Review

Literature, Publishing

Two Reviews of Michel Leiris

Two Reviews of Nights as Day, Days as Night
By Michel Leiris

In her article titledNocturnal Disturbances in Diabolique Magazine, Samm Deighan gave Nights as Day, Days as Night a fascinating (rave!) review. 

A book that largely resists classification, this is a combination of surrealist autobiography (literally, in the sense that is was written by a leading Surrealist and figuratively in the sense that it is predictably and wonderful surreal), prose poem (which is how translator Richard Sieburth refers to it), and dream journal. Anyone who has a fascination with the Surrealists or 20th century Paris will find much to love and the work’s appealing strangeness certainly lingers in the memory — I can’t stop thinking about it.
Spurl’s new volume captures the poetry, absurdity, and beauty of Leiris’s book thanks to a translation from Richard Sieburth. A comparative literature professor at New York University, Sieburth specializes in writing about and translating German and French literature; perhaps I’m biased, because he has translated a number of some of my favorite authors, from Walter Benjamin and Georg Büchner to Henri Michaux, as well as Nerval, and I suspect his knowledge of the latter assisted him here. Regardless, he does Leiris proud.

And in The Pepys of Sleep (in Strange Flowers), Berlin-based writer/translator James Conway talks about dreams and literature; Michel Leiris, Raymond Roussel, and André Breton; and the real-life dream of an Italian game show. A highly recommended read.

As language rests from its customary labours, Leiris takes words apart, comparing them, rearranging them, rousing the associative logic slumbering in their syllables.

You can also read an excerpt from Nights as Day, Days as Night online at The Brooklyn Rail. 

Literature, Publishing

A Dandy in Aspic: Review of “Monsieur de Bougrelon”

Contemporary caricature of Jules Amédée Barbey d’Aurevilly by “L’Héritier” (Romain Thomas)

Contemporary caricature of Jules Amédée Barbey d’Aurevilly by “L’Héritier” (Romain Thomas)

Head on over to STRANGE FLOWERS for James J. Conway’s remarkable writing on the most “eccentric, extravagant and extraordinary” personalities of the last 200 years. One of these extravagant dandies is Jean Lorrain, author of Monsieur de Bougrelon. Conway has written about Lorrain before, and his review of Spurl’s forthcoming translation is both insightful and entertaining:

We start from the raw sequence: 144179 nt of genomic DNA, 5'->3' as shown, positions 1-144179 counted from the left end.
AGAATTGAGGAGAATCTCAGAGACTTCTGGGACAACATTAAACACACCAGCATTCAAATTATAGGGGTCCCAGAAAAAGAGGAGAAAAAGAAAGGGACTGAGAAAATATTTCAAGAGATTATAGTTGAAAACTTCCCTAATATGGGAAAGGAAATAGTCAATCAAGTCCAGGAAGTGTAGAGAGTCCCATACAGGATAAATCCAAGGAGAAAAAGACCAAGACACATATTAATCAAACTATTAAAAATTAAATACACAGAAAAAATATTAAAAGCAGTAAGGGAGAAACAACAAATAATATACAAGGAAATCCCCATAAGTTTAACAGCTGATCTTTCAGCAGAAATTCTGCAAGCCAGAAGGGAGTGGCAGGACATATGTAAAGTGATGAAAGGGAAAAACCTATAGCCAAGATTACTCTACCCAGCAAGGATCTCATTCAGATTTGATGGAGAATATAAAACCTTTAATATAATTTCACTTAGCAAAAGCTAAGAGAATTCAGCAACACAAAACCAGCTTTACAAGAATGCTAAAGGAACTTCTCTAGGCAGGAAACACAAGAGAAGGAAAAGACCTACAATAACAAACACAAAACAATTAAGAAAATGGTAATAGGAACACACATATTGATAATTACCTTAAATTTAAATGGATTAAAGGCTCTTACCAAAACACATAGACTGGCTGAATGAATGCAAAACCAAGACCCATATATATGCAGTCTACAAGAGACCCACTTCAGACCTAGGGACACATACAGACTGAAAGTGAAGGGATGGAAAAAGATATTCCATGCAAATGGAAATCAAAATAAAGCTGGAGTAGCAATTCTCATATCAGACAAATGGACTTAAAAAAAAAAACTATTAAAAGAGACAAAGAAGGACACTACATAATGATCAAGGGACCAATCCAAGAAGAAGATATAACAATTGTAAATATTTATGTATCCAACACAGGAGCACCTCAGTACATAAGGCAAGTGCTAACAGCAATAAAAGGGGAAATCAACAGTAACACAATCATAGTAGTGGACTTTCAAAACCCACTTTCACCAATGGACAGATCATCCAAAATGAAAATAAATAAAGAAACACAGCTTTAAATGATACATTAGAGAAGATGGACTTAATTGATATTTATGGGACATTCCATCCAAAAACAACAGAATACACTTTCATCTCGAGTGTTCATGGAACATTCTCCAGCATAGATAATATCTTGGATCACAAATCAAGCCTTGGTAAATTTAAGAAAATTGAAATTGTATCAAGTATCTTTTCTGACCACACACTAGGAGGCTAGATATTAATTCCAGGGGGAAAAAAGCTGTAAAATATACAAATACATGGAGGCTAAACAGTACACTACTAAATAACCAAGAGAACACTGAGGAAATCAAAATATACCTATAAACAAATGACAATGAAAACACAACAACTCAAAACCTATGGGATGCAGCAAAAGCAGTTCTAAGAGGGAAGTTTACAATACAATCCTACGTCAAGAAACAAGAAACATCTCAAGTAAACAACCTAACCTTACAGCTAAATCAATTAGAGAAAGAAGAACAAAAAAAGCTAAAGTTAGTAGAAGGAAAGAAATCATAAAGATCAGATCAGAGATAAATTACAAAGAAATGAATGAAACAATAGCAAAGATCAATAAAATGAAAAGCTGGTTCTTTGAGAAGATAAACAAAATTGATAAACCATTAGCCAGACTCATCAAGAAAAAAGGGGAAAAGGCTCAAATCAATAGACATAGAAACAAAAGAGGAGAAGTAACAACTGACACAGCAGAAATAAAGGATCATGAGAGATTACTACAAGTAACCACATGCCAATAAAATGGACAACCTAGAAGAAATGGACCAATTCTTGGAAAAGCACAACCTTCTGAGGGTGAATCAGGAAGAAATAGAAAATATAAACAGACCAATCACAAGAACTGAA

But as his siècle hastened to its fin, Lorrain wasn’t going to cede the floor before offering a minor (and perhaps not even that minor) masterpiece: Monsieur de Bougrelon.
Monsieur de Bougrelon is the original dandy in aspic. Lorrain’s book is an archive that arrests life at its moment of greatest beauty, preserved in vitrines, suspended in solutions, arrayed in filigree caskets like saintly femurs and the many foreskins of Christ.
It is a reliquary, in other words, and this is precisely the term that the astute Rachilde, loyal companion to Lorrain and fellow adherent of Barbey d’Aurevilly, applied to Monsieur de Bougrelon. The Decadent’s very vocabulary is a collection of lexical curios, recherché jewels here lovingly transferred to an English setting.
It’s a singular and intoxicating experience that ends all too soon. When the ‘old puppet’ departs the stage, you may well elect, as I did, to leaf straight back to the Café Manchester and wait for his silhouette to fill the doorway once more.

And of course we love this sentiment about our books: “These prose works come with the thick black frame of a cigarette health warning or Sicilian funeral notice.

“Caveat lector.”

Monsieur de Bougrelon by Jean Lorrain
14.00

Trade paperback, 128 pages, translated from French with an afterword by Eva Richter. Free domestic shipping.

Quantity:
Add To Cart

Literature, Publishing

A Vertiginous Decline: Minor Literature[s] Reviews “I Am Not Ashamed”

Thom Cuell wrote a phenomenal review of Barbara Payton’s I Am Not Ashamed in Minor Literature[s] that is sure to get you excited about this unique autobiography. He emphasizes the way that Payton talks about sexuality and subversiveness in Hollywood:

The idea that female sexuality is transgressive and deserving of punishment is a long established trope of Hollywood film-making, satirised by Wes Craven in Scream (1996) which codified the unwritten law, ‘you may not survive the movie if you have sex’. For Payton, this fictional conceit became a reality: ‘I had a body when I was a young kid that raised temperatures wherever I went. Today I have three long knife wounds on my solid frame’. No stunt doubles or prosthetics here, the wounds are written on her body.